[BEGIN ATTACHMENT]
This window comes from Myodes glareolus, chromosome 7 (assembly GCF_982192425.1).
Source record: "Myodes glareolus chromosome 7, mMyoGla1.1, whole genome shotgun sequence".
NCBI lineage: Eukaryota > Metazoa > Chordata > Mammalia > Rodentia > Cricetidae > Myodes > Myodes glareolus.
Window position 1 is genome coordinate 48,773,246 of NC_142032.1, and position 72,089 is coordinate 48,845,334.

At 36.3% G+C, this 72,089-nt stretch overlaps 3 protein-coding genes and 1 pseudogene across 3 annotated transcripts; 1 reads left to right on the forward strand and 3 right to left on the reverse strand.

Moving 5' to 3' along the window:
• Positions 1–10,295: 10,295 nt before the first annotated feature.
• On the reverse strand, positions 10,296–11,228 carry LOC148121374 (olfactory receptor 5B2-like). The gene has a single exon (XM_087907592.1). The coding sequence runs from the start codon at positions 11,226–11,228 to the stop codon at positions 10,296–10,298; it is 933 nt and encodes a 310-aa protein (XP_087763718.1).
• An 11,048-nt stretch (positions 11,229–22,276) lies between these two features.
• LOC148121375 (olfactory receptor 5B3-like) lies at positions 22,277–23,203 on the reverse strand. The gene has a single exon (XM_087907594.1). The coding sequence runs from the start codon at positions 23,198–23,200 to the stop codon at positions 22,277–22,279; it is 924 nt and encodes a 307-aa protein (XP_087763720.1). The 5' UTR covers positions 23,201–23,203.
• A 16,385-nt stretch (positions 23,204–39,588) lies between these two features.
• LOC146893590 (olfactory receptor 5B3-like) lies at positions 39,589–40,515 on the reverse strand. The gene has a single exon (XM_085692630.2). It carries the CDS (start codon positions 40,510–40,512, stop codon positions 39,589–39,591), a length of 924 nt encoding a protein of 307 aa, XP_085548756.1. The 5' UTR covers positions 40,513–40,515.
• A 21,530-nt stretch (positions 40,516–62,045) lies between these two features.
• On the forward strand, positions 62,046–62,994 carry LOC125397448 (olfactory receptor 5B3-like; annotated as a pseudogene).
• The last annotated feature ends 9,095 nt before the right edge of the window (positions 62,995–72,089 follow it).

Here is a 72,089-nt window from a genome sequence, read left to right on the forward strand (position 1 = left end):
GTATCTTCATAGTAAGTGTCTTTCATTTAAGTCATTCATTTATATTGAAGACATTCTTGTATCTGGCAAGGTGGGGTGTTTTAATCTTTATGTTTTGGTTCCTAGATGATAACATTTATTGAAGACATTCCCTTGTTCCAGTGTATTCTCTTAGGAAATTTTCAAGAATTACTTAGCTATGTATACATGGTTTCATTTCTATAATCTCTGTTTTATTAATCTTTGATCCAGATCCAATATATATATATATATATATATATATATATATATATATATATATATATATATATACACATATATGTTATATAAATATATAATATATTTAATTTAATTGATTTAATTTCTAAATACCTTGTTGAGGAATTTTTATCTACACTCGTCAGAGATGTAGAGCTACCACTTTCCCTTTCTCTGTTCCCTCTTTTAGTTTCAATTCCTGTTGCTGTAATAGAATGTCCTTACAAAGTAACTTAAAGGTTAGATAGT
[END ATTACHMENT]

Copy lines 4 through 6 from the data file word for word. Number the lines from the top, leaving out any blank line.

Window position 1 is genome coordinate 48,773,246 of NC_142032.1, and position 72,089 is coordinate 48,845,334.

At 36.3% G+C, this 72,089-nt stretch overlaps 3 protein-coding genes and 1 pseudogene across 3 annotated transcripts; 1 reads left to right on the forward strand and 3 right to left on the reverse strand.

Moving 5' to 3' along the window: